The boys became such fixtures in Somali security operations that witnesses began alerting local humanitarian groups, asking, “Who are these children with NISA?”
In late 2015, after years of pressure from the United Nations, the children were quietly transferred from the government-run detention center to a juvenile rehabilitation facility in central Mogadishu at the Elman Peace and Human Rights Center, which is run by a nonprofit group and receives its funding from UNICEF. Thirty-three of the boys remain. Thirty-one have been released.
But international aid workers and experts suspect that the use of boys as informants continues.
One Somali security official confirmed that “hundreds” of children remain in NISA facilities and are used as intelligence assets. He spoke on the condition of anonymity because he was not authorized to speak on the topic.
In Galkayo, in central Somalia, about 30 former child combatants have been kept in a one-room building since being captured in late March and have faced NISA interrogations, according to several relief workers.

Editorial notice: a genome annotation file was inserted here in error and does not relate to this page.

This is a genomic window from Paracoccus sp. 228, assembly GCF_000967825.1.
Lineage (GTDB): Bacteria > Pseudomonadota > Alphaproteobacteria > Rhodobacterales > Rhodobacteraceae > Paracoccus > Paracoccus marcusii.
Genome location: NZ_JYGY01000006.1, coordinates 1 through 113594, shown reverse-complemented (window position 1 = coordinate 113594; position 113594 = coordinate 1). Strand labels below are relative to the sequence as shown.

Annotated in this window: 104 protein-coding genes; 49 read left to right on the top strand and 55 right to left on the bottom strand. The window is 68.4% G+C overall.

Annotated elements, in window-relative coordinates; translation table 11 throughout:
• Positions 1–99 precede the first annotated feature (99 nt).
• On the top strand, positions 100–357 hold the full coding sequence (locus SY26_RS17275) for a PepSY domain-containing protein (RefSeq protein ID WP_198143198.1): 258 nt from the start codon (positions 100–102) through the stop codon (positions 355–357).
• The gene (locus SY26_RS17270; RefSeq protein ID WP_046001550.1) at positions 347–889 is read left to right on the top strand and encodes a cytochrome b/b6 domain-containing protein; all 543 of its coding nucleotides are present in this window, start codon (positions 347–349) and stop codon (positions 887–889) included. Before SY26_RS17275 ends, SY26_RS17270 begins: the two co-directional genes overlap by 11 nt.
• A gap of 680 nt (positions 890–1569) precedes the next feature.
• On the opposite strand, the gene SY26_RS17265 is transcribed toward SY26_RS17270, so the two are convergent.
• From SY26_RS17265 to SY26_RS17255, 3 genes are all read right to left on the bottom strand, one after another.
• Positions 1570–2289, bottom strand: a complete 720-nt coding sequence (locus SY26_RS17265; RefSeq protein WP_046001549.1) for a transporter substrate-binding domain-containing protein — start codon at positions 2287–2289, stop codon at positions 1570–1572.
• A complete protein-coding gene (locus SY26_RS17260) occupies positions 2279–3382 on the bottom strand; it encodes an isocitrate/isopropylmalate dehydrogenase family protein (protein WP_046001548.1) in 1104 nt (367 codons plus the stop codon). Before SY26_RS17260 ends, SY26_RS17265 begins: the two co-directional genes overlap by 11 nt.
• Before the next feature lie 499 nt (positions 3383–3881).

In 2015, Somalia ratified the U.N. Convention on the Rights of the Child, which outlaws the recruitment of children younger than 15 by security forces. Such recruitment is considered a war crime by the International Criminal Court. The majority of the former underage soldiers interviewed by The Post said they began working as informants before they turned 15.
Turyare, the intelligence chief, shrugged off humanitarian groups’ concerns.
“The angle [that UNICEF] is responsible for and the angle we are responsible for is different,” he said.
Other officials said the distinction between child and adult combatants is blurrier in Somalia than in Western countries. For example, in Puntland, a large, semiautonomous region in northern Somalia, the state constitution says anyone older than 14 is considered an adult.
“Here we consider the body, not the age,” said Maj. Gen. Mohamed Sheikh Hamud, Somalia’s police commissioner and former head of intelligence.
U.N. officials in Somalia declined to speak on the record about the intelligence agency’s use of child informants. But Leila Zerrougui, the New York-based special representative of the U.N. secretary general for children and armed conflict, said that being an informant “puts the lives of children in danger and is one of the most dangerous functions they can assume.”
During their years as informants, the boys said, they sometimes were used in operations in Mogadishu and sometimes in towns hours away. Somali agents never told the boys when they would be released from detention, the children said.
“We just assumed we would be working for NISA for the rest of our lives,” said one 16-year-old boy, who, like the other teens, declined to give his full name for security reasons. He agreed to be identified only by his nickname, Hanad.